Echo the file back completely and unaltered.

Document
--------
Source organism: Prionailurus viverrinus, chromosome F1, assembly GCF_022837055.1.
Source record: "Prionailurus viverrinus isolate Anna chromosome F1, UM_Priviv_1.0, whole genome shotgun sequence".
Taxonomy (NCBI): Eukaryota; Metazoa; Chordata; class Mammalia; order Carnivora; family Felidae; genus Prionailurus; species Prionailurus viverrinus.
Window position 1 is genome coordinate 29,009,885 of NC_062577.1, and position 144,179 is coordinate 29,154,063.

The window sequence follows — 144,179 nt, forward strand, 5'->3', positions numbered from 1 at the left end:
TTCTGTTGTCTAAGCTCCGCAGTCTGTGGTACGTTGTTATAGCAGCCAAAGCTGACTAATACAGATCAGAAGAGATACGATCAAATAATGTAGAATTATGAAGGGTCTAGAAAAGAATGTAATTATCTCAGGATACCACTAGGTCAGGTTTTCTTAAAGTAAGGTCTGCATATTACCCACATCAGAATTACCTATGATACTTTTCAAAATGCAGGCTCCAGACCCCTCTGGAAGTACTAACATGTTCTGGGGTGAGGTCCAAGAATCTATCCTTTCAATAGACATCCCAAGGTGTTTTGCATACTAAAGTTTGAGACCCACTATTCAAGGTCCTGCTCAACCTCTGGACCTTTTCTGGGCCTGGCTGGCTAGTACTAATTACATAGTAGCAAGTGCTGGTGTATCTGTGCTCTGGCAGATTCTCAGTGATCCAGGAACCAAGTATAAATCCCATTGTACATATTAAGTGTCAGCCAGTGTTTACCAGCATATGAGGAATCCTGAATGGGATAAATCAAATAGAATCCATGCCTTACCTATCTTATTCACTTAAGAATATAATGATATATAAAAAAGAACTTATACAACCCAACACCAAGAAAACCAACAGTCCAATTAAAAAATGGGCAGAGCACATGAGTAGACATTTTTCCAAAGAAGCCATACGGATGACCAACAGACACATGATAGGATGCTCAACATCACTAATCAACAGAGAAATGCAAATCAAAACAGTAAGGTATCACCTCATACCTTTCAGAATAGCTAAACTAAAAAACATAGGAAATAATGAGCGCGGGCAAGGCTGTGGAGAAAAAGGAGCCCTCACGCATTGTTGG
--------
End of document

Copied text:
Source organism: Prionailurus viverrinus, chromosome F1, assembly GCF_022837055.1.
Source record: "Prionailurus viverrinus isolate Anna chromosome F1, UM_Priviv_1.0, whole genome shotgun sequence".
Taxonomy (NCBI): Eukaryota; Metazoa; Chordata; class Mammalia; order Carnivora; family Felidae; genus Prionailurus; species Prionailurus viverrinus.
Window position 1 is genome coordinate 29,009,885 of NC_062577.1, and position 144,179 is coordinate 29,154,063.

The window sequence follows — 144,179 nt, forward strand, 5'->3', positions numbered from 1 at the left end:
TTCTGTTGTCTAAGCTCCGCAGTCTGTGGTACGTTGTTATAGCAGCCAAAGCTGACTAATACAGATCAGAAGAGATACGATCAAATAATGTAGAATTATGAAGGGTCTAGAAAAGAATGTAATTATCTCAGGATACCACTAGGTCAGGTTTTCTTAAAGTAAGGTCTGCATATTACCCACATCAGAATTACCTATGATACTTTTCAAAATGCAGGCTCCAGACCCCTCTGGAAGTACTAACATGTTCTGGGGTGAGGTCCAAGAATCTATCCTTTCAATAGACATCCCAAGGTGTTTTGCATACTAAAGTTTGAGACCCACTATTCAAGGTCCTGCTCAACCTCTGGACCTTTTCTGGGCCTGGCTGGCTAGTACTAATTACATAGTAGCAAGTGCTGGTGTATCTGTGCTCTGGCAGATTCTCAGTGATCCAGGAACCAAGTATAAATCCCATTGTACATATTAAGTGTCAGCCAGTGTTTACCAGCATATGAGGAATCCTGAATGGGATAAATCAAATAGAATCCATGCCTTACCTATCTTATTCACTTAAGAATATAATGATATATAAAAAAGAACTTATACAACCCAACACCAAGAAAACCAACAGTCCAATTAAAAAATGGGCAGAGCACATGAGTAGACATTTTTCCAAAGAAGCCATACGGATGACCAACAGACACATGATAGGATGCTCAACATCACTAATCAACAGAGAAATGCAAATCAAAACAGTAAGGTATCACCTCATACCTTTCAGAATAGCTAAACTAAAAAACATAGGAAATAATGAGCGCGGGCAAGGCTGTGGAGAAAAAGGAGCCCTCACGCATTGTTGG